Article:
It’s raining buckets outside. The back and forth of the windshield wipers and Siri’s monotone guidance accompanies me through the roads riddled with potholes and semi-trucks. I pass several gated factories to an empty corner of the property, where the Puyallup Tribe and their allies had been protesting the Puget Sound Energy Liquid Natural Gas (PSE LNG) site at the Port of Tacoma in Washington state the day previous. The tribe believes that contaminated soils (the site is within a large, untouched Superfund site) will be exposed by the proposed barge facility on the Hylebos, which would be to the detriment of fishing stocks and negatively impact tribal marinas that are across the waterway from the plant.
Tribal Land Rights
The Puyallup Tribe and their allies are not alone in their fight for environmental justice and their treaty rights. During the Standing Rock protests, headlines of the largest gathering of indigenous nations in modern American history setting up camp drew worldwide attention. Images of Native water protectors and their allies being bitten by police dogs, pepper sprayed during peaceful protest and hit with water cannons in below-freezing weather circulated all over social media and were eventually picked up and globally broadcast by large news networks. Cheyenne River Sioux Tribe member Nicole Ducheneaux, an attorney with the Indian Law Practice Fredericks Peebles & Morgan, currently represents the Cheyenne River Sioux Tribe. The Cheyenne River Sioux Tribe is the sister tribe to the Standing Rock Sioux Tribe. They are both Lakota people and fought together against the Dakota Access Pipeline (DAPL), also known as the Bakken pipeline, on the ground and in court.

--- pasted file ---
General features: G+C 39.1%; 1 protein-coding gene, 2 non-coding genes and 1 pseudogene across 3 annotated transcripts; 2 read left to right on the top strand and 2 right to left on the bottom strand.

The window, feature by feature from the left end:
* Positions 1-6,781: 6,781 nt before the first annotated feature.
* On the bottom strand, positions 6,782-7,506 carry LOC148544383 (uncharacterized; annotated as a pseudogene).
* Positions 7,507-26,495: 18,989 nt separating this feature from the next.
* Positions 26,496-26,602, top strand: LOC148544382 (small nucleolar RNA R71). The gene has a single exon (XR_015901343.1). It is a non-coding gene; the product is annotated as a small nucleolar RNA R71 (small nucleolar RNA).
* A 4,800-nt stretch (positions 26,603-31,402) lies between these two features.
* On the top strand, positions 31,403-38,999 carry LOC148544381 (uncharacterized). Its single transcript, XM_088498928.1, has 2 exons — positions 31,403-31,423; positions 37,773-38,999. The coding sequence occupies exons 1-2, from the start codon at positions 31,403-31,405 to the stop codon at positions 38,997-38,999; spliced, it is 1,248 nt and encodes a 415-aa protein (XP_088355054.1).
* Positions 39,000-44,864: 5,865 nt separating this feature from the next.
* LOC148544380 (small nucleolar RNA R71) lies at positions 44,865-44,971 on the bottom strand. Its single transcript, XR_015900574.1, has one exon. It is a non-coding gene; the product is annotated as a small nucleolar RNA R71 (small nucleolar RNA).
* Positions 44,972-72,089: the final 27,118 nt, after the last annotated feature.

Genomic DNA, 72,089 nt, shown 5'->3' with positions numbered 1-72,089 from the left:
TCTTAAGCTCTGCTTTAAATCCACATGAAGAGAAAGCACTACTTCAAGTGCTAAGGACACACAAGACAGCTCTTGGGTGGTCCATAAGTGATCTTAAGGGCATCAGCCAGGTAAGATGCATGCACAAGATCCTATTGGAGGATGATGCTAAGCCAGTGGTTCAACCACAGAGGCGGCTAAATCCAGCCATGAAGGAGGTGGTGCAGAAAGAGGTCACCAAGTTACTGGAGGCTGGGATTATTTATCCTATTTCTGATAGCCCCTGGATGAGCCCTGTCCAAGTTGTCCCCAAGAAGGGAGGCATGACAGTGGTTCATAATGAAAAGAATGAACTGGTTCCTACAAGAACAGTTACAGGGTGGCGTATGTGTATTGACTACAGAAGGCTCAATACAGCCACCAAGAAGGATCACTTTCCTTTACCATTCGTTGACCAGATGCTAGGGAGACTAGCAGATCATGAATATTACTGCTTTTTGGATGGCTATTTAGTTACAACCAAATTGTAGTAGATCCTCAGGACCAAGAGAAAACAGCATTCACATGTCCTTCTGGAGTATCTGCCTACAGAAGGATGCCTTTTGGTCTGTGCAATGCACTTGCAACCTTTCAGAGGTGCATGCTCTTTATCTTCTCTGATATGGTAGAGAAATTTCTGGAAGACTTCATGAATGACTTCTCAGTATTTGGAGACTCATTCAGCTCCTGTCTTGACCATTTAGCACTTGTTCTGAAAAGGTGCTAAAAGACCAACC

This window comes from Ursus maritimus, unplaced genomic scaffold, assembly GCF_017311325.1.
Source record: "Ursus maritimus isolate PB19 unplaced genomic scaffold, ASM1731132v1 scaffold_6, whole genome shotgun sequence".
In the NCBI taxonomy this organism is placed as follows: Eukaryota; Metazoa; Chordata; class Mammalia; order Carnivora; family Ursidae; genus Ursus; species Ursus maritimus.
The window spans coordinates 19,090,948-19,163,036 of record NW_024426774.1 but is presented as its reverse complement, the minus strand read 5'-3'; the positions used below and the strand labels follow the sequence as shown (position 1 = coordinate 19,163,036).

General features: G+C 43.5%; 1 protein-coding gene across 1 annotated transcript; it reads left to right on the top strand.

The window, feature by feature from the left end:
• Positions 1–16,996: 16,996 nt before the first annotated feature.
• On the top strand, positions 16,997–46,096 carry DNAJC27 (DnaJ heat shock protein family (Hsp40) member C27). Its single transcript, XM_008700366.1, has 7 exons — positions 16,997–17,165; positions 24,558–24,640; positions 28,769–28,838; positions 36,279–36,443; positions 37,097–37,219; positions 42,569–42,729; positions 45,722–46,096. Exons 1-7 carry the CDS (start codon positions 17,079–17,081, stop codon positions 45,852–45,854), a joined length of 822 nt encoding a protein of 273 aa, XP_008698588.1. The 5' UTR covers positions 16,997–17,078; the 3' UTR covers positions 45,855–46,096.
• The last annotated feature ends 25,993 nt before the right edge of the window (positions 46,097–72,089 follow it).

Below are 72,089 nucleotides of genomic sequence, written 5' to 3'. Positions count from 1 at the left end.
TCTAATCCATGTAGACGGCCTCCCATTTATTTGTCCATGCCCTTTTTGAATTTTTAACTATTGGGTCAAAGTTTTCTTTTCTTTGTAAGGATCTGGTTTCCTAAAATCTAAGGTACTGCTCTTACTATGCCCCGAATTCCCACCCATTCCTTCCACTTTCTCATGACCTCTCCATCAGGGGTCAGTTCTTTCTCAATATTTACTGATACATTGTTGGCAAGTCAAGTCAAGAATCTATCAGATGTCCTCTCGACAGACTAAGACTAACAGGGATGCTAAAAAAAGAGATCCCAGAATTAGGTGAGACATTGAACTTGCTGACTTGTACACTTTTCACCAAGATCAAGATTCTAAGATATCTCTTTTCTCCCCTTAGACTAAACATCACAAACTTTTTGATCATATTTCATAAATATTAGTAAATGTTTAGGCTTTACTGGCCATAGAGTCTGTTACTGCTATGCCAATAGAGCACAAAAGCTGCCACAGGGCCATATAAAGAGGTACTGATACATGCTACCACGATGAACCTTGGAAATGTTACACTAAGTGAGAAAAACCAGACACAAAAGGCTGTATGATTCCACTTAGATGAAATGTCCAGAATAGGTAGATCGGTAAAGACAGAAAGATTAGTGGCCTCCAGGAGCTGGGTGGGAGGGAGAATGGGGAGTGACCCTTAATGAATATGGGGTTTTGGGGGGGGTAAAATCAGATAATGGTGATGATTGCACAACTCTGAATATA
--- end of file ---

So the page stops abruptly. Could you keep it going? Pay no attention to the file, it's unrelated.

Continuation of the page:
Ducheneaux’s experience as an attorney includes tribal economic development, gaming, corporate law, construction law, tribal housing and litigation. She has assisted in defending and prosecuting lawsuits in state, federal and tribal courts, and was selected by Super Lawyers Magazine as a “2017 Great Plains Rising Star.” The DAPL dispute raised a lot of questions about territory and treaty rights. Ducheneaux explains simply, “Pursuant to our treaties, our [The Cheyenne River Sioux Tribe] rights extend beyond the borders of our reservation…they didn’t extinguish our hunting and fishing rights in those areas. We explicitly have a right to use Lake Oahe, to use the waters and the lands that sustain our hunting and fishing. When pipelines cross under our reserved rights and have the potential to harm our waters that flow into our reservation, then that has the potential to violate a treaty right.”
These treaties were created many generations ago; as a result, the laws are unknown to many Americans, which is where much of the misinformation and confusion came from during the onset of the #NoDAPL movement. “Just because they [treaties] seem like old, stale history, [they are] in fact as vital as any other law that we abide by today,” Ducheneaux reiterates. “When it comes to these rights that we have to sustain ourselves on fresh, clean water, and our rights to hunt and fish, and take animals for food and ceremonial purposes—which are things that Indians do today—the United States has the obligation under these treaties and under federal law to protect those for us.” Unless congress aggregates the treaties, they are as binding by the United States as the day they were enacted.
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